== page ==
Software companies develop tech safety nets to measure social distancing
Construction remains essential in many states, meaning work on jobsites can continue. But CDC guidelines and local governments emphasize the importance of maintaining proper health procedures such as regularly washing hands and maintaining a safe social distance even while working.
In response, several construction apps have implemented or updated programs that allow site managers and workers to have an idea of ongoing social distancing practices to ensure everyone on site remains safe, including before and after coronavirus symptoms or diagnoses.
Israel-based construction tech company Genda Tech had begun to expand to the United States prior to the virus, said Erez Dror, CEO and co-founder. Now, dealing with a handful of sites in Texas, the application is using location tracking to ensure workers maintain social distances, as well as conduct contact tracing following positive coronavirus cases.
When workers arrive on jobsites, they are required to fill out a health questionnaire on the Gendar app, Dror said. If no red flags are raised, they are able to work while monitored by battery-powered tracking beacons placed onsite that ensure workers stay 6 feet apart, or another predetermined distance.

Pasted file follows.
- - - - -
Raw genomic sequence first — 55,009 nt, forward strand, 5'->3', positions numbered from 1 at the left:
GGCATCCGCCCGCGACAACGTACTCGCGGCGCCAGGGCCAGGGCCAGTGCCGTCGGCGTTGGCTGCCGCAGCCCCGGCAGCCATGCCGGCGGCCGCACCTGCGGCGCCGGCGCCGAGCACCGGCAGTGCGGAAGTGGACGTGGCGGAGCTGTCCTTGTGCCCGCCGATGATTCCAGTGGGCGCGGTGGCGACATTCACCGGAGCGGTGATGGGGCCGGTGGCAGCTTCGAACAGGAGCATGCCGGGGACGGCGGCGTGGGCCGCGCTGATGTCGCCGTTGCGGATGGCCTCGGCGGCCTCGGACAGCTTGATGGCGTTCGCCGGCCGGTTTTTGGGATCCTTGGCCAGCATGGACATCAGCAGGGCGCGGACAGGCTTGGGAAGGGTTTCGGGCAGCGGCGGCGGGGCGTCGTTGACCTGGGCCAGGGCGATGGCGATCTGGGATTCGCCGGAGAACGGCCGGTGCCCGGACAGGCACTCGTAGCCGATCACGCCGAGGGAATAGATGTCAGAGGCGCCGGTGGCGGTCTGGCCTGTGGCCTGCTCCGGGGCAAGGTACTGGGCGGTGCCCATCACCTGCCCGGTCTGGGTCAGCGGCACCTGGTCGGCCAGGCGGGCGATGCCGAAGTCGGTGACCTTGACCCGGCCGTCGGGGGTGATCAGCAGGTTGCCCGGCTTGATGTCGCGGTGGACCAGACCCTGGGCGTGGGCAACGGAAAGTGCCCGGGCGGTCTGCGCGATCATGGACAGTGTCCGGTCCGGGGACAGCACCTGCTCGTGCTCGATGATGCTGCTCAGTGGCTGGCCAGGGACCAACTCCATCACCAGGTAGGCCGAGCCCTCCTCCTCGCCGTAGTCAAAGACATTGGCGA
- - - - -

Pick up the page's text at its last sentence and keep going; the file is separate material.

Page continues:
Since social distancing can be challenging on a construction site, Dror said, Genda allows site managers to customize a limit on the number of workers in a given space, and when that is violated or changed, a notification is sent both to the workers in the area and the site manager in real time.
By using the tracking technology, superintendents can identify workers who were in close contact with someone onsite who had been deemed affected based on questionnaire results, and in what location, and work to clean the area or inform workers they need to quarantine.
The new safety notifications were rolled out on top of the other safety capabilities of Genda Tech, which Dror said is talking to more companies in North Carolina, Washington and the United Kingdom.
Earlier this month, construction software provider Smarvid.io announced an addition to the capabilities of Vinnie, the software’s artificial intelligence system. Using cameras onsite, Vinnie is able to identify workers, as well as potential safety hazards, such as workers without gloves, hats or proper fall protection.
Vinnie now can update site managers in real time, as well as in a daily PDF report, when workers have been within 6 feet feet of one another. The images allow specific moments to be documented and shown to all stakeholders, to ensure the minimum safe distance is maintained.
The Predictive Analytics Strategic Council, a group made up of contractors using Vinnie for identifying potential safety incidents, was named Construction Dive’s Innovator of the Year in 2019.